Chemotherapy is used after surgery to treat any cancer that remains. Chemotherapy can also be used if the cancer comes back. Chemotherapy is most often given into the veins. Sometimes it is given directly into the abdominal cavity (intraperitoneal).
Radiation therapy is rarely used to treat ovarian cancer in the United States.
After surgery and chemotherapy, patients should be followed up closely:
- A physical exam (including pelvic exam) every 2 - 4 months for the first 2 years. This is followed by every 6 months for 3 years, and then each year.
- A CA-125 blood test at each visit if the level started out high.
- The doctor may also order periodic computed tomography (CT) scans of your chest, abdomen, and pelvic area.
You can ease the stress of illness by joining a cancer support group. Sharing with others who have common experiences and problems can help you not feel alone.
Ovarian cancer is rarely diagnosed in its early stages. It is usually quite advanced by the time diagnosis is made
- About 3 of 4 women with ovarian cancer survive 1 year after diagnosis.
- Nearly half of women live longer than 5 years after diagnosis.
- If diagnosis is made early in the disease and treatment is received before the cancer spreads outside the ovary, the 5-year survival rate is very high
- Spread of the cancer to other organs
- Fluid in the abdomen (ascites)
- Blockage of the intestines
Calling your health care provider
Contact your health care provider if you are a woman over 40 years old who has not recently had a pelvic exam. Routine pelvic exams are recommended for all women over 20 years old.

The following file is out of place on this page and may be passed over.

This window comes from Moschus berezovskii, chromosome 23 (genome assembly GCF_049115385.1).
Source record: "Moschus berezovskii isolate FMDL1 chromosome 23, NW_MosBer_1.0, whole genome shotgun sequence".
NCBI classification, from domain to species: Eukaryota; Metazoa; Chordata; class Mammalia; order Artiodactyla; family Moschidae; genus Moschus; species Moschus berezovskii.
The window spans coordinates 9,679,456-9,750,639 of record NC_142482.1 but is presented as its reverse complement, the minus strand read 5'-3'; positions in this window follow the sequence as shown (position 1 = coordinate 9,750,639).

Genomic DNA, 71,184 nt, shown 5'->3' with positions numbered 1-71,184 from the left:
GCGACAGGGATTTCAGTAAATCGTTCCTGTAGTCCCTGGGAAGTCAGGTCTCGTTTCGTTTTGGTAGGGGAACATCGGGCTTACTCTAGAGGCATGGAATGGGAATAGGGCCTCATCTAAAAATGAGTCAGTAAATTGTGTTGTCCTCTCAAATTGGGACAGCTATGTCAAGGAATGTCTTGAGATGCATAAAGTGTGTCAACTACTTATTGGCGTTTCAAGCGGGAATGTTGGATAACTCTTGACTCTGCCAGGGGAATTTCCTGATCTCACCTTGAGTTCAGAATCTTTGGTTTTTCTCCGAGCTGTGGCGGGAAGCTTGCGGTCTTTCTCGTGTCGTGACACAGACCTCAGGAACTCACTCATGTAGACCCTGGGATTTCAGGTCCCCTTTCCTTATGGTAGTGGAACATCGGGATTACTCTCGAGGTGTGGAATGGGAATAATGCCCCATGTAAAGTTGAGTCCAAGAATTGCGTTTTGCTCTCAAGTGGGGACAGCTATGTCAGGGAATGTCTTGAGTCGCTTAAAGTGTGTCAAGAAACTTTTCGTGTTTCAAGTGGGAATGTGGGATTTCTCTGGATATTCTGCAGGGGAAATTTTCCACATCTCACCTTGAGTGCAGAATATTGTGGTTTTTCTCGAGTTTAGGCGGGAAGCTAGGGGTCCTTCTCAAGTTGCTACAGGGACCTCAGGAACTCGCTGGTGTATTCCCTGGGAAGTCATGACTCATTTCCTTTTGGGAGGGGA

Call for an appointment with your provider if you have symptoms of ovarian cancer.
There are no standard recommendations for screening for ovarian cancer. Pelvic ultrasound or blood tests, such as the CA-125 has not been found to be effective and is not recommended.
BRCA gene testing may be done in women at high risk for ovarian cancer.
Removing the ovaries and tubes in women who have a problem in the BRCA1 or BRCA2 gene may reduce the risk of developing ovarian cancer. But ovarian cancer may still develop in other areas of the pelvis.
Armstrong D. Ovaries and fallopian tubes. In: Abeloff MD, Armitage JO, Niederhuber JE, et al. eds. Abeloff’s Clinical Oncology. 4th ed. Philadelphia, PA: Elsevier Churchill-Livingstone; 2008:chap 93.
Berek JS, Chalas E, Edelson M, Moore DH, Burke WM, Cliby WA, et al. Prophylactic and risk-reducing bilateral salpingo-oophorectomy: recommendations based on risk of ovarian cancer. Obstet Gynecol. 2010 Sep;116(3):733-43.
Coleman RL, Ramirez PT, Gershenson DM. Neoplastic diseases of the ovary: screening, benign and malignant epithelial and germ cell neoplasms, sex-cord stromal tumors. In: Lentz GM, Lobo RA, Gershenson DM, Katz VL, eds.Comprehensive Gynecology. 6th ed. Philadelphia, PA: Elsevier Mosby; 2012:chap 33.
National Comprehensive Cancer Network. NCCN Clinical Practice Guidelines in Oncology (NCCN Guidelines): Ovarian cancer: including fallopian tube cancer and primary peritoneal cancer. Version 1.2013. Available at: http://www.nccn.org/professionals/physician_gls/pdf/ovarian.pdf. Accessed November 16, 2012.
Last reviewed 11/17/2012 by Yi-Bin Chen, MD, Leukemia/Bone Marrow Transplant Program, Massachusetts General Hospital. Also reviewed by A.D.A.M. Health Solutions, Ebix, Inc., Editorial Team: David Zieve, MD, MHA, David R. Eltz, Stephanie Slon, and Nissi Wang.